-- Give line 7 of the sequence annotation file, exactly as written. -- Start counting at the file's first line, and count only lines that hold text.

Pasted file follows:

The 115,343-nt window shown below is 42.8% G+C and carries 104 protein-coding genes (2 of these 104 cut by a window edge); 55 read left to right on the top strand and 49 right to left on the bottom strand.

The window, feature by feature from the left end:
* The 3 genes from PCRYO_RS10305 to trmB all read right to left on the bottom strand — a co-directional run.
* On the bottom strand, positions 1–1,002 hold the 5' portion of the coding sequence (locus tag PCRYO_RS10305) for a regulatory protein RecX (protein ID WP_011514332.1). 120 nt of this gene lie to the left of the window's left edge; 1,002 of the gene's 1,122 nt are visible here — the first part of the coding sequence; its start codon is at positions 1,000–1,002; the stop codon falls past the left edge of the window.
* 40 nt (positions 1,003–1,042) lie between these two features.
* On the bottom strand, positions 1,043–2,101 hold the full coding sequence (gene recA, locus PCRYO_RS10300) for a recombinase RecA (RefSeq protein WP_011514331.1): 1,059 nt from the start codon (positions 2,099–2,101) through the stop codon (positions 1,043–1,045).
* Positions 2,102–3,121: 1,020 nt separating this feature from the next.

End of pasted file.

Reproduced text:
* Positions 2,102–3,121: 1,020 nt separating this feature from the next.